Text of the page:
Improving the welfare of laying hens
Germany plays a leading role in Europe in animal welfare issues: Fundamental changes and improvements have been made to husbandry systems.
Husbandry systems for laying hens in Germany have changed fundamentally, and thus improved significantly, in recent years. This is primarily due to the fact that husbandry in conventional battery cages has been banned in Germany since 1 January 2010 – two years earlier than the deadline laid down in EU legislation. Since 1 January 2010, laying hens have only been permitted to be kept in small groups, in floor housing and free-range systems or in organic production systems.
Small Group Housing of Laying Hens to be phased out
The German Federal Government and the Länder have agreed to phase out small group housing systems. The Bundesrat decision of 6 November 2015 on the relevant changes to the Animal Welfare-Farm Animal Husbandry Ordinance provides for a phase-out deadline for existing holdings by the end of 2025. Only in special cases of hardship should an extension to this deadline of up to a maximum of three years (2028) be possible.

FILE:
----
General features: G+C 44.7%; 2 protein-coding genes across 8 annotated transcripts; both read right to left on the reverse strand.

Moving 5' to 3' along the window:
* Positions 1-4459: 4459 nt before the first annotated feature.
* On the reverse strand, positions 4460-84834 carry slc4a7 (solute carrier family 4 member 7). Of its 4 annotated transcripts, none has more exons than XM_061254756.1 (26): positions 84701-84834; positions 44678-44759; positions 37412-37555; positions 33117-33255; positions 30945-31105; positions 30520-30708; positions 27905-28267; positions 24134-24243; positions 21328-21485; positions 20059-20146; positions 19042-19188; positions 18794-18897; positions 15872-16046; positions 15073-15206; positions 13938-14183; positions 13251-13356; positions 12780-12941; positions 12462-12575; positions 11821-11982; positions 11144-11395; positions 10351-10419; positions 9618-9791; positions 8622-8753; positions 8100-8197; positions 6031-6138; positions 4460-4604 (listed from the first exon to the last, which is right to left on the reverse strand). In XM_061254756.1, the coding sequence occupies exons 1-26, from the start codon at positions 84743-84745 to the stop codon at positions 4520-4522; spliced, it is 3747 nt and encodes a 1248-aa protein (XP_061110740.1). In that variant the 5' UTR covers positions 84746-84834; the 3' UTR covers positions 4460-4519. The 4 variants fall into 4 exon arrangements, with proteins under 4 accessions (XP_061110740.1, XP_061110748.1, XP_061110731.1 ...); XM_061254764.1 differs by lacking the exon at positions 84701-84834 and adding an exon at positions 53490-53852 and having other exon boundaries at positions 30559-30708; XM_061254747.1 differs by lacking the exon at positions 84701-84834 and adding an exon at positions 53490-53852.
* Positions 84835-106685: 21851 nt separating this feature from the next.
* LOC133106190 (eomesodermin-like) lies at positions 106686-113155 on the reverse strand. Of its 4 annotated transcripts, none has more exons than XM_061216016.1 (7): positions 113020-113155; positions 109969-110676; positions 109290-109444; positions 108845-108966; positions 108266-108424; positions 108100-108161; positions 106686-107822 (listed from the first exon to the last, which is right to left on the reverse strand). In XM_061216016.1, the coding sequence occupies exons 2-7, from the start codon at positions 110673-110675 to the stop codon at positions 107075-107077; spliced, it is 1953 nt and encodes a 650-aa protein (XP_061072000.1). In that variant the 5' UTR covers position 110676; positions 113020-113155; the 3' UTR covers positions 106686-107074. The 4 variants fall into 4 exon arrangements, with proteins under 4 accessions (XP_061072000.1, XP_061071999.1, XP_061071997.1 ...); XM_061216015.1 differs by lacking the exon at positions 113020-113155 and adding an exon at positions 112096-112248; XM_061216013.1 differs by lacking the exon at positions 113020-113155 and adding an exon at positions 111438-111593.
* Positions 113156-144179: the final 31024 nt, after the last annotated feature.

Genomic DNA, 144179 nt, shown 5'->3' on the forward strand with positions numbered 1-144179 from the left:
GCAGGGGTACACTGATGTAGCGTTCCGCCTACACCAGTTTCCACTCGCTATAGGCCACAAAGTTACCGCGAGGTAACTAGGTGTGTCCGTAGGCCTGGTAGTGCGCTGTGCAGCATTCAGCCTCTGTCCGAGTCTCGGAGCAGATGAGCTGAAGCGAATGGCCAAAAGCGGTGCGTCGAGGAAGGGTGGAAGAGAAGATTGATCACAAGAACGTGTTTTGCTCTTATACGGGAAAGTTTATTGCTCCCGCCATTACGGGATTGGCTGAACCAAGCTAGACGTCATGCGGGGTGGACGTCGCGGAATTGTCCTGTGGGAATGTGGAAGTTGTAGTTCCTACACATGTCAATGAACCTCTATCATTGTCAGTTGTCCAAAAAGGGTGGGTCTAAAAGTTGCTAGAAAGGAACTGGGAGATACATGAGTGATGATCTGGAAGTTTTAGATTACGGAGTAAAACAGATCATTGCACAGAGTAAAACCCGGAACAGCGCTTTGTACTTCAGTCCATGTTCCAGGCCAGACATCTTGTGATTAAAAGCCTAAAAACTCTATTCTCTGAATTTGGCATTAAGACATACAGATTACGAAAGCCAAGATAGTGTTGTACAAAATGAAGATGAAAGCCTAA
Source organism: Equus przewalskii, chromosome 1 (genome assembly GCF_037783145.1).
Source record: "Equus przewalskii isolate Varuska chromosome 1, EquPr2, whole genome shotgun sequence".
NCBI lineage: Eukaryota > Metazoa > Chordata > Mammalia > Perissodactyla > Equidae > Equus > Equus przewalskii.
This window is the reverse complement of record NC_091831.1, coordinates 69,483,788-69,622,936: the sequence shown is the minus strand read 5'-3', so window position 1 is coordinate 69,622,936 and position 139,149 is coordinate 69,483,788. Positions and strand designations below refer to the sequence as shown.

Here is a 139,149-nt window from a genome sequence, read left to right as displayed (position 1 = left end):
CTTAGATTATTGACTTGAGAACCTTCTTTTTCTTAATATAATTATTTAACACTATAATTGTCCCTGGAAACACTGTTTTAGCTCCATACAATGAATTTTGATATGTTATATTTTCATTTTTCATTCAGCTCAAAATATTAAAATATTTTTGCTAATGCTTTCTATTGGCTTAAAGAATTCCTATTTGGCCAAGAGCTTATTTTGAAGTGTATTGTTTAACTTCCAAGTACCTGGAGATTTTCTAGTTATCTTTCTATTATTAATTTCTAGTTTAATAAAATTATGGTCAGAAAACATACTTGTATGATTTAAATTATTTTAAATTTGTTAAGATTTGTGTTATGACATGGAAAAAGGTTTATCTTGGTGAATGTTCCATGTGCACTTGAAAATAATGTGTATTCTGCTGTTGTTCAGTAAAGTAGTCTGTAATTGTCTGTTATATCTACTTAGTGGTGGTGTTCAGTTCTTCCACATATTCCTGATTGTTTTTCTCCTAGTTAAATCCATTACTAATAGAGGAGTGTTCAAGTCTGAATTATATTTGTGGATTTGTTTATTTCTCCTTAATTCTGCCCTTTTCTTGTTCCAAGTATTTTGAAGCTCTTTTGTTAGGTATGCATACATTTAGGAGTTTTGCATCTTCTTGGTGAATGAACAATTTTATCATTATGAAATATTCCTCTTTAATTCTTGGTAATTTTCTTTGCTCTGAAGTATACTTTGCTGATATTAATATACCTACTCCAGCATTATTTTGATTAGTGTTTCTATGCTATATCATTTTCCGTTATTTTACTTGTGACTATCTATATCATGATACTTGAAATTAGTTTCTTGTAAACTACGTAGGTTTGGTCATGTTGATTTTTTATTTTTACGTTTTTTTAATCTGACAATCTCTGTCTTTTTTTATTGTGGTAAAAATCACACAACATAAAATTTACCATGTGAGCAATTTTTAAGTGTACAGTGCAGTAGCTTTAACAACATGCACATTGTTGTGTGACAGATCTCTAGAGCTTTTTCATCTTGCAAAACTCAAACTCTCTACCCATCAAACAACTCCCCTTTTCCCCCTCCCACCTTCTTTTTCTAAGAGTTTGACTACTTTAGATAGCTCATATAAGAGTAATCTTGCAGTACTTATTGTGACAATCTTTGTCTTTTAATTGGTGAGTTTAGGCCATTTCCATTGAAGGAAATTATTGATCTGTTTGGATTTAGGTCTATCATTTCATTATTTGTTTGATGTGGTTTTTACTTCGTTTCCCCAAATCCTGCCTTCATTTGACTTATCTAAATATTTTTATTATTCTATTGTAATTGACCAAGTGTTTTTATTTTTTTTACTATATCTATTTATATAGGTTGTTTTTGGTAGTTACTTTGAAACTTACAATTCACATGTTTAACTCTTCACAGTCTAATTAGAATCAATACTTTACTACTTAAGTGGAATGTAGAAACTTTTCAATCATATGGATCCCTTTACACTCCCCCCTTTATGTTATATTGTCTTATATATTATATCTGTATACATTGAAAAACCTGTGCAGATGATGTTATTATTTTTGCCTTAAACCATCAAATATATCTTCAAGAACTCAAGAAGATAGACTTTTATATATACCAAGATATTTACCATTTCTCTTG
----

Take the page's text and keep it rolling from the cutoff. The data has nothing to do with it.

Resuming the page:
The Federal Ministry of Agriculture had taken the initiative to a State Secretaries Committee for Animal Welfare whose consultations led to political agreement between the Federal and Länder agriculture ministers on phasing out this form of husbandry and the necessary transition periods.
80 percent of all laying hens kept in floor housing, free-range and organic husbandry systems
According to current data at the Federal Ministry of Agriculture, the ban on caging in Germany has led to a significant change in production structures. Whereas in 2008, about 62 percent of all laying hens in Germany were still kept in conventional cages and small-group housing systems, currently only 14 percent are held in small-group housing systems, following the ban on conventional cages.